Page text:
ONCE YOU’VE HOOKED readers, your next task is to put your early chapters to work introducing your characters, settings, and stakes. The first 20-25% of the book comprises your setup. At first glance, this can seem like a tremendous chunk of story to devote to introductions. But if you expect readers to stick with you throughout the story, you first have to give them a reason to care. This important stretch is where you accomplish just that. Mere curiosity can only carry readers so far. Once you’ve hooked that sense of curiosity, you then have to deepen the pull by creating an emotional connection between them and your characters. These “introductions” include far more than just the actual moment of introducing the characters and settings or explaining the stakes. In themselves, the presentations of the characters probably won’t take more than a few scenes. After the introduction is when your task of deepening the characters and establishing the stakes really begins. The first quarter of the book is the place to compile all the necessary components of your story. Anton Chekhov’s famous advice that “if in the first act you have hung a pistol on the wall, then in the following one it should be fired” is just as important in reverse: if you’re going to have a character fire a gun later in the book, that gun should be introduced in the First Act. The story you create in the following acts can only be assembled from the parts you’ve shown readers in this First Act. That’s your first duty in this section. Your second duty is to allow readers the opportunity to learn about your characters. Who are these people? What is the essence of their personalities? What are their core beliefs (even more particularly, what are the beliefs that will be challenged or strengthened throughout the book)? If you can introduce a character in a “characteristic moment,” as we talked about earlier, you’ll be able to immediately show readers who this person is. From there, the plot builds as you deepen the stakes and set up the conflict that will eventually explode in the Inciting and Key Events. Authors sometimes feel pressured to dive right into the action of their stories, at the expense of important character development. Because none of us wants to write a boring story, we can overreact by piling on the explosions, fight sequences, and high-speed car chases to the point we’re unable to spend important time developing our characters. Character development is especially important in this first part of the story, since readers need to understand and sympathize with the characters before they’re hit with the major plot revelations at the quarter mark, halfway mark, and three-quarters mark. Summer blockbusters are often guilty of neglecting character development, but one enduring exception worth considering is Stephen Spielberg’s Jurassic Park. No one would claim the film is a leisurely character study, but it rises far above the monster movie genre through its expert use of pacing and its loving attention to character, especially in its First Act. It may surprise some viewers to realize the action in this movie doesn’t heat up until a quarter of the way into the film—and even then we have no scream-worthy moments, no adrenaline, and no extended action scenes until halfway through the Second Act. Spielberg used the First Act to build suspense and encourage viewer loyalty to the characters. By the time the main characters arrive at the park, we care about them, and our fear for their safety is beginning to manifest thanks to a magnificent use of foreshadowing. We understand that what is at stake for these characters is their very lives. Spielberg knew if he could hook viewers with his characters, he could take his time building his story to an artful Climax.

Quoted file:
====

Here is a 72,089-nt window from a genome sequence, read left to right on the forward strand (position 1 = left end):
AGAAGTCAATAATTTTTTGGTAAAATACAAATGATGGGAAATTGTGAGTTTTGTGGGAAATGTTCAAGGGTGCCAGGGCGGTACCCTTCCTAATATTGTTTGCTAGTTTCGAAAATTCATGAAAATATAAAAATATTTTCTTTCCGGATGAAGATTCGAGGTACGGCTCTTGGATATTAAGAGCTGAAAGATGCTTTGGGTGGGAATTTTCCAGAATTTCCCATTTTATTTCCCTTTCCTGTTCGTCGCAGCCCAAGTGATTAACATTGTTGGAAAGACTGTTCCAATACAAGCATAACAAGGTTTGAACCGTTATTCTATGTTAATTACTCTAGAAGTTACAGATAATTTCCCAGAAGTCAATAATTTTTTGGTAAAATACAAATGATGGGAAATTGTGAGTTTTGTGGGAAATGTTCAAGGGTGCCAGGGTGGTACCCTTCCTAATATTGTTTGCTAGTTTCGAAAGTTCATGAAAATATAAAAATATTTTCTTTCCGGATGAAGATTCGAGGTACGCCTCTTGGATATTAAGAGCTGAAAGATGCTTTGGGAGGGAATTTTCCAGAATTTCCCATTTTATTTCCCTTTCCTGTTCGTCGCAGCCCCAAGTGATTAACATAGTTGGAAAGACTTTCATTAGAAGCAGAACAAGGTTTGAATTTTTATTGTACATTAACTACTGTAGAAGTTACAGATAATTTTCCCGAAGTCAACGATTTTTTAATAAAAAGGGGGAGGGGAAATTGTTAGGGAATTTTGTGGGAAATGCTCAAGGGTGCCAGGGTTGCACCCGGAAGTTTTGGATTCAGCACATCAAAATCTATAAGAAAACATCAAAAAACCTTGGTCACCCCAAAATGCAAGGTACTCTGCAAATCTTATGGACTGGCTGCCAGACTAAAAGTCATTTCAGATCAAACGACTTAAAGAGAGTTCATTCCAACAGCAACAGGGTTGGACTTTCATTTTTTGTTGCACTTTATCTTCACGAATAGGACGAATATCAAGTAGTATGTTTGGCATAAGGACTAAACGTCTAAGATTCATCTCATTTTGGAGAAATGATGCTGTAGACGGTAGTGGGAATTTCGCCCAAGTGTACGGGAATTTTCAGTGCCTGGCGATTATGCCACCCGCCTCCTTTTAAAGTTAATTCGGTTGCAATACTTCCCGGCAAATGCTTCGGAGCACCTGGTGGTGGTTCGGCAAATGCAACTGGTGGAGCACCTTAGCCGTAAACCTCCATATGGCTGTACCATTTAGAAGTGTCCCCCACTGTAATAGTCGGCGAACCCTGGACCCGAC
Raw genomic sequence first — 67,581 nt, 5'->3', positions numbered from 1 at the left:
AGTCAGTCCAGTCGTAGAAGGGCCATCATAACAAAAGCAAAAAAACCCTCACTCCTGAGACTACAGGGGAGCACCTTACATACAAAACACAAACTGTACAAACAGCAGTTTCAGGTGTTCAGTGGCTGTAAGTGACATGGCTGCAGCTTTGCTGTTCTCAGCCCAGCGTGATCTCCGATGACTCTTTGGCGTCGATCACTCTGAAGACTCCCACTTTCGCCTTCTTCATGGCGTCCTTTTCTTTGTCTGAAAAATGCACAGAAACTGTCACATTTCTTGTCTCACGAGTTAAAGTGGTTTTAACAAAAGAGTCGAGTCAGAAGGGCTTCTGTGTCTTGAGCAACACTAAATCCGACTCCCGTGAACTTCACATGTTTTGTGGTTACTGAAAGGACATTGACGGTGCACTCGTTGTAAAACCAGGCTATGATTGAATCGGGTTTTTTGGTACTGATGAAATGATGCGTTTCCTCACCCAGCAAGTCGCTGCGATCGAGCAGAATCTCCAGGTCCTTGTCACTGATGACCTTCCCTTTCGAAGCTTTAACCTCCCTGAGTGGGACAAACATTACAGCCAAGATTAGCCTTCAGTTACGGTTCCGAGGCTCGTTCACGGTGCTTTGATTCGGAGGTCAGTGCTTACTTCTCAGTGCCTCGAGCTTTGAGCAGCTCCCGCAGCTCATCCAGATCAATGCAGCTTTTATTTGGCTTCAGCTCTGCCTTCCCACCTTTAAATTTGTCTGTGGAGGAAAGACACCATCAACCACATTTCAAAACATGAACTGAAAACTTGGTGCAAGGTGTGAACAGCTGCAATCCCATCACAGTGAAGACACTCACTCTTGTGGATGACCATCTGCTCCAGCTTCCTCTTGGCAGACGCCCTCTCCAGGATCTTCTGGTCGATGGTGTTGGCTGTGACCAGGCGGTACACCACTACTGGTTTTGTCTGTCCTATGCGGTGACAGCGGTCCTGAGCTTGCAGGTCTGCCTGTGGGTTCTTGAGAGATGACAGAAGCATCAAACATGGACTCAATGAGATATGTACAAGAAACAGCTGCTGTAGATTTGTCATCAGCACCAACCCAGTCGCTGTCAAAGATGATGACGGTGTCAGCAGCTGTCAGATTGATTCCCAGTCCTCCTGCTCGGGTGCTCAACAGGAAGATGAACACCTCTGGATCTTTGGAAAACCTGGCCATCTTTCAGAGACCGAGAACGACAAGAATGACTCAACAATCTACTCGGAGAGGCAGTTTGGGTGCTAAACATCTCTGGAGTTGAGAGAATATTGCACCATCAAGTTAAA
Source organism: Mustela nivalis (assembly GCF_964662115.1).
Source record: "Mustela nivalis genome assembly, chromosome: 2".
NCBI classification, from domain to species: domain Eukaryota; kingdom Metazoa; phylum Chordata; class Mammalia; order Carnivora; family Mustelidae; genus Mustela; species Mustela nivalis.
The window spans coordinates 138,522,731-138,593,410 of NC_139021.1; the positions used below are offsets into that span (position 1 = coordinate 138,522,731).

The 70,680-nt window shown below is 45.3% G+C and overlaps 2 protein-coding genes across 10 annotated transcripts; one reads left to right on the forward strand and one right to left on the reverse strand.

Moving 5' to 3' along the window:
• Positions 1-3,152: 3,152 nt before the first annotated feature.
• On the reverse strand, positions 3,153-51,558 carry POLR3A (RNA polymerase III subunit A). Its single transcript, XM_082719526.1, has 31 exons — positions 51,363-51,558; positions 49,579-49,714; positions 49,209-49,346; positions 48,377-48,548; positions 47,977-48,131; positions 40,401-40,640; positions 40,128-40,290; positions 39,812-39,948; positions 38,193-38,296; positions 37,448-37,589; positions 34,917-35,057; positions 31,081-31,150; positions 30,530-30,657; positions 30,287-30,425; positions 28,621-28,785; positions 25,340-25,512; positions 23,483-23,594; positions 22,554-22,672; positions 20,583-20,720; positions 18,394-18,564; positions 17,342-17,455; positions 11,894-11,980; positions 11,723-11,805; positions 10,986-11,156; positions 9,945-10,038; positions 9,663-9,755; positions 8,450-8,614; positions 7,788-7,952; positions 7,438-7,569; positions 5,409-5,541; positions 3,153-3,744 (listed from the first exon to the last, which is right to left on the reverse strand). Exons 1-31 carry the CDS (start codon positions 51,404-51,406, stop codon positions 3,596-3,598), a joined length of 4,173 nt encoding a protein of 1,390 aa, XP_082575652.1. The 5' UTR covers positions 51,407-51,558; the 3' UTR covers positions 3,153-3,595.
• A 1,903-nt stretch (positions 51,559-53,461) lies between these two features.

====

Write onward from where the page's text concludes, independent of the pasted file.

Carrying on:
K.M. Weiland (Structuring Your Novel: Essential Keys for Writing an Outstanding Story)